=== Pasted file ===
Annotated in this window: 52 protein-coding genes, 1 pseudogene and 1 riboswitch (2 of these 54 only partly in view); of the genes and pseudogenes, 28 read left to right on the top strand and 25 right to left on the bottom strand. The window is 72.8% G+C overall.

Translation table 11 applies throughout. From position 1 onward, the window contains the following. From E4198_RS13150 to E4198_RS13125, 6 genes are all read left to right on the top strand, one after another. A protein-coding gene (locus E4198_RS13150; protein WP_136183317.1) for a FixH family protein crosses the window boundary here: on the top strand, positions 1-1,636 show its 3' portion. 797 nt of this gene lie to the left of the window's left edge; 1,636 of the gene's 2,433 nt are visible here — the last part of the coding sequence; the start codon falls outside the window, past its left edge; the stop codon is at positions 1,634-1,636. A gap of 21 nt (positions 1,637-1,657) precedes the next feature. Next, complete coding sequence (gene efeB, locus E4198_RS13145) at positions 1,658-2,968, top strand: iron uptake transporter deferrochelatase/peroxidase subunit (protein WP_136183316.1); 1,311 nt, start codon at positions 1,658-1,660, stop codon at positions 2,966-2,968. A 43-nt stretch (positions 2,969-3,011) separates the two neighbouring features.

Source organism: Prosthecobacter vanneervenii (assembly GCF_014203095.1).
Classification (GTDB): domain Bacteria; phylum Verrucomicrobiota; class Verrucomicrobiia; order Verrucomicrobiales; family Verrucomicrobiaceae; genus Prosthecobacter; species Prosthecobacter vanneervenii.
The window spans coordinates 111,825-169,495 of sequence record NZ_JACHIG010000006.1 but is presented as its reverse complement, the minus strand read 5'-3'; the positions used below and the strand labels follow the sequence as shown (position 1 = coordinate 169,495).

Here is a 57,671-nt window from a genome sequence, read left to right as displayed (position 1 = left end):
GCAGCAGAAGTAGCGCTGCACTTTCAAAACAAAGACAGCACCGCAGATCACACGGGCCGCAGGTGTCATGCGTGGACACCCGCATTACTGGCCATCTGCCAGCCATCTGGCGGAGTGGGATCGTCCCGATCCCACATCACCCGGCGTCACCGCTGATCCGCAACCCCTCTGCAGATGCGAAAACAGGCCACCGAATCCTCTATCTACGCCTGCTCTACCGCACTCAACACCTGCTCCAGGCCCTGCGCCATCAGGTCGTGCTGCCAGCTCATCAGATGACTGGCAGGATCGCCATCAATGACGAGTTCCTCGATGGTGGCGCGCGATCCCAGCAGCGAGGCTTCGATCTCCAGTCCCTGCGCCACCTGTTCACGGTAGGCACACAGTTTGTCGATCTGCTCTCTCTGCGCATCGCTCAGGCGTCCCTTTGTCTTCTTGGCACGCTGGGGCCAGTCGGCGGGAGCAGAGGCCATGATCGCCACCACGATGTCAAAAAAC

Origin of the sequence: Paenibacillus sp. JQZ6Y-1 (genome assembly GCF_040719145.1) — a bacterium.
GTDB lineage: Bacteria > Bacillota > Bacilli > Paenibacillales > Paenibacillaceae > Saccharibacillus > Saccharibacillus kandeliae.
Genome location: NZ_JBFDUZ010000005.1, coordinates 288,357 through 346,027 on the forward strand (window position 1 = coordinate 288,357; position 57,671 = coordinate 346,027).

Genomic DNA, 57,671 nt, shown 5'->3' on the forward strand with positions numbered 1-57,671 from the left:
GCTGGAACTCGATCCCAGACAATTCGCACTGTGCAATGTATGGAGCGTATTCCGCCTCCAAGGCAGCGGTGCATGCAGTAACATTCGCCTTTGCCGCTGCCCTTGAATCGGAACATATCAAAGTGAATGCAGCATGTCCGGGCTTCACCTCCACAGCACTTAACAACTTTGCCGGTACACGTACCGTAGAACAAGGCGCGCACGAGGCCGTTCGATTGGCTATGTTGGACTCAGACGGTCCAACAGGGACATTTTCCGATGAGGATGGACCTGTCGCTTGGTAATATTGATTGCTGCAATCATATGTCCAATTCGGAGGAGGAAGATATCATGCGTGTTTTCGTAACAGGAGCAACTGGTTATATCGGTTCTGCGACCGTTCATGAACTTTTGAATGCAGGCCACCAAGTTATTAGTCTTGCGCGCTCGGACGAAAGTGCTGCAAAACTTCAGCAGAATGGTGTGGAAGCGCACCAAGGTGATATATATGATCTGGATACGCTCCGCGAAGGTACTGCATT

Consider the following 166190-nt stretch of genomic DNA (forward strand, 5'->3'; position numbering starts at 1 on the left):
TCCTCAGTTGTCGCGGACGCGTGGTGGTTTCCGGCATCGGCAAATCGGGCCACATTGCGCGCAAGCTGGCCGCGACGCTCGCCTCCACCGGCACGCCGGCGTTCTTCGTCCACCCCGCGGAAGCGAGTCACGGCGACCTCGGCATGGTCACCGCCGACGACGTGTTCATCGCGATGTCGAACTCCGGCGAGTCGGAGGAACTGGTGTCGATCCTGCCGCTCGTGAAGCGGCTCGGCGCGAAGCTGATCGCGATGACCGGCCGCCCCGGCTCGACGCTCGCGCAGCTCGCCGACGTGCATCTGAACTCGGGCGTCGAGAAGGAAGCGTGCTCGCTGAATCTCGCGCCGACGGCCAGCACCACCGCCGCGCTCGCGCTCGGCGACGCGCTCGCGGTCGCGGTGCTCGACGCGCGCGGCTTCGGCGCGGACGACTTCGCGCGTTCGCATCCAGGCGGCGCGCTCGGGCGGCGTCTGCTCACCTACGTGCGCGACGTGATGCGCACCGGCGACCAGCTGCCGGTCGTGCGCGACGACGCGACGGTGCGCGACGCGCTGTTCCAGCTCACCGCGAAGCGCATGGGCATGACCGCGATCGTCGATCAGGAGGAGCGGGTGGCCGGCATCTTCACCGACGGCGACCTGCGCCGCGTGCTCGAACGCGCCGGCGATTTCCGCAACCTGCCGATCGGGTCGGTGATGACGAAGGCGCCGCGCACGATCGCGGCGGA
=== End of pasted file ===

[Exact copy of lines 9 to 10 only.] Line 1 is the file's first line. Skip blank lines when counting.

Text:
GTDB lineage: Bacteria > Bacillota > Bacilli > Paenibacillales > Paenibacillaceae > Saccharibacillus > Saccharibacillus kandeliae.
Genome location: NZ_JBFDUZ010000005.1, coordinates 288,357 through 346,027 on the forward strand (window position 1 = coordinate 288,357; position 57,671 = coordinate 346,027).